On Qward, the Weaponers bestow Sinestro with the yellow ring and battery, the latter of which resembles Ranx the Sentient City. Using its power, he lays waste to Oa, the yellow light easily overpowering the Green Lantern rings. The yellow battery destroys the green battery, rendering all the Green Lantern Corps’ power rings inert and causing death by asphyxiation of countless Green Lanterns who were in space at the time of their rings’ failure. Jordan, having recovered his ring moments too late, finds the battery and pounds on the inert green element. He places his ring on the small crack that appears, absorbing the whole of its power. Imbued with the full might of the green energy, he destroys the yellow battery by crushing it between two moons.

Having exhausted most of the green power to destroy the yellow battery, Jordan is left to fight against Sinestro under his own power. After an intense hand-to-hand battle without constructs, Jordan uses the last of his power to knock Sinestro to the surface of Oa where Kilowog crushes the yellow ring (as well as Sinestro’s hand) with his foot. Having regained partial power to his ring earlier, Kilowog takes to the air and saves Jordan from a fatal fall to the planet’s surface. Once Oa is rebuilt and the Green Lantern battery restored, the Guardians give the privilege of leading the Corps in reciting the Green Lantern oath to Jordan. Jordan then leaves for Earth to check in with his other boss, Carol Ferris (Olivia d’Abo), remarking on the long “commute”.The animation is excelent  Some things are computer generated and they do stand. The action scenes do look very good, especially with all the various ring generated colour auras flying around the screen. And some of them are quite pacy and exciting. All of it builds to an epic and involving big action finale.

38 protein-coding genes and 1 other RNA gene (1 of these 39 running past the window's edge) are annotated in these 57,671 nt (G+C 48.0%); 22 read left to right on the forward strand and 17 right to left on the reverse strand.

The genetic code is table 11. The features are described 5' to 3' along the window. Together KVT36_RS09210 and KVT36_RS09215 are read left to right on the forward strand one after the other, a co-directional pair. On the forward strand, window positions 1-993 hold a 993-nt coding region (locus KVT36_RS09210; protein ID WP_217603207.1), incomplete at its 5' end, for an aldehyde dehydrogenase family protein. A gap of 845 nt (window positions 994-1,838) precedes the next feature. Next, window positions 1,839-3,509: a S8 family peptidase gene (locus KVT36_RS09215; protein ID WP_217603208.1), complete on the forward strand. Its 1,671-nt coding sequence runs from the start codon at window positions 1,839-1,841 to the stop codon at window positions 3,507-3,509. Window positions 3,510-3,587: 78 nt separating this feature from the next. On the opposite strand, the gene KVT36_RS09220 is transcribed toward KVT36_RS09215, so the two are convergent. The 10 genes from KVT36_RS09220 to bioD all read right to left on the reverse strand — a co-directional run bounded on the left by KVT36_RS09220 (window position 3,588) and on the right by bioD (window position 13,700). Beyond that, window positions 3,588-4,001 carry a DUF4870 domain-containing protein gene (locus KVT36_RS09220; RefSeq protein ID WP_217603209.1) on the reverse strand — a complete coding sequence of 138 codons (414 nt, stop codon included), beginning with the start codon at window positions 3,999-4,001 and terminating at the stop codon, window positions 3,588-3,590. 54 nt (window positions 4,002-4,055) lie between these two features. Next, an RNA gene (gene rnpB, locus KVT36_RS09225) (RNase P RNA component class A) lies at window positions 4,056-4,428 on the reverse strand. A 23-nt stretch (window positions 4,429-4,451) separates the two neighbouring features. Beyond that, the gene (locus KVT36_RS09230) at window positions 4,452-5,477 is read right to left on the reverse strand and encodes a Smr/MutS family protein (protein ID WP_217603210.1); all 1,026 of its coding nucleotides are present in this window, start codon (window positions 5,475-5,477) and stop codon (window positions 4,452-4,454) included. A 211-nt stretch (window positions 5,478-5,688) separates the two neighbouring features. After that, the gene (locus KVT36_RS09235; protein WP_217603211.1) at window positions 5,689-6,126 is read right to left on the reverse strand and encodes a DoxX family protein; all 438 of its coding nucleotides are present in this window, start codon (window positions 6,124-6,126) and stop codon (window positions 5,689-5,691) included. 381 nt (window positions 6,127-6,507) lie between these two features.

REVIEW: JUSTICE LEAGUE: THE NEW FRONTIER

CAST
David Boreanaz (Angel)
Miguel Ferrer (Robocop)
Neil Patrick Harris (The Smurfs)
John Heard (Home Alone)
Lucy Lawless (Ash vs Evil Dead)
Kyle MacLachlan (Agents of S.H.I.E.L.D.)
Lex Lang (Constantine TV)
Phil Morris (Smallville)
Kyra Sedgwick (The Closer)
Brooke Shields (The Blue Lagoon)
Jeremy Sisto (Wrong turn)
Keith David (Pitch Black)
Robin Atkin Downes (Babylon 5)
Joe Mantegna (The Simpsons)
Alan Ritchson (Teenage Mutant Ninja Turtles 2014)

Darwyn Cooke entered the comic book world via an animation career that included a stint on the staff of Batman: The Animated Series. He quickly impressed fans with his clean, classic illustration style, using old ideas as fodder for fresh visions. It’s kind of fitting, then, that things have come full circle, and now his old animation cohorts are adapting one of his comic books into a movie. Justice League: The New Frontier is directed by frequent Cooke collaborator David Bullock, and it is based on the 2004 comic book miniseries The New Frontier. In that drawn adventure novel, the writer/artist used his love of 1950s comics and culture to weave a complex tapestry using a host of genres, characters, and real world political touchstones. It is a gorgeous book, and for the most part, massively entertaining.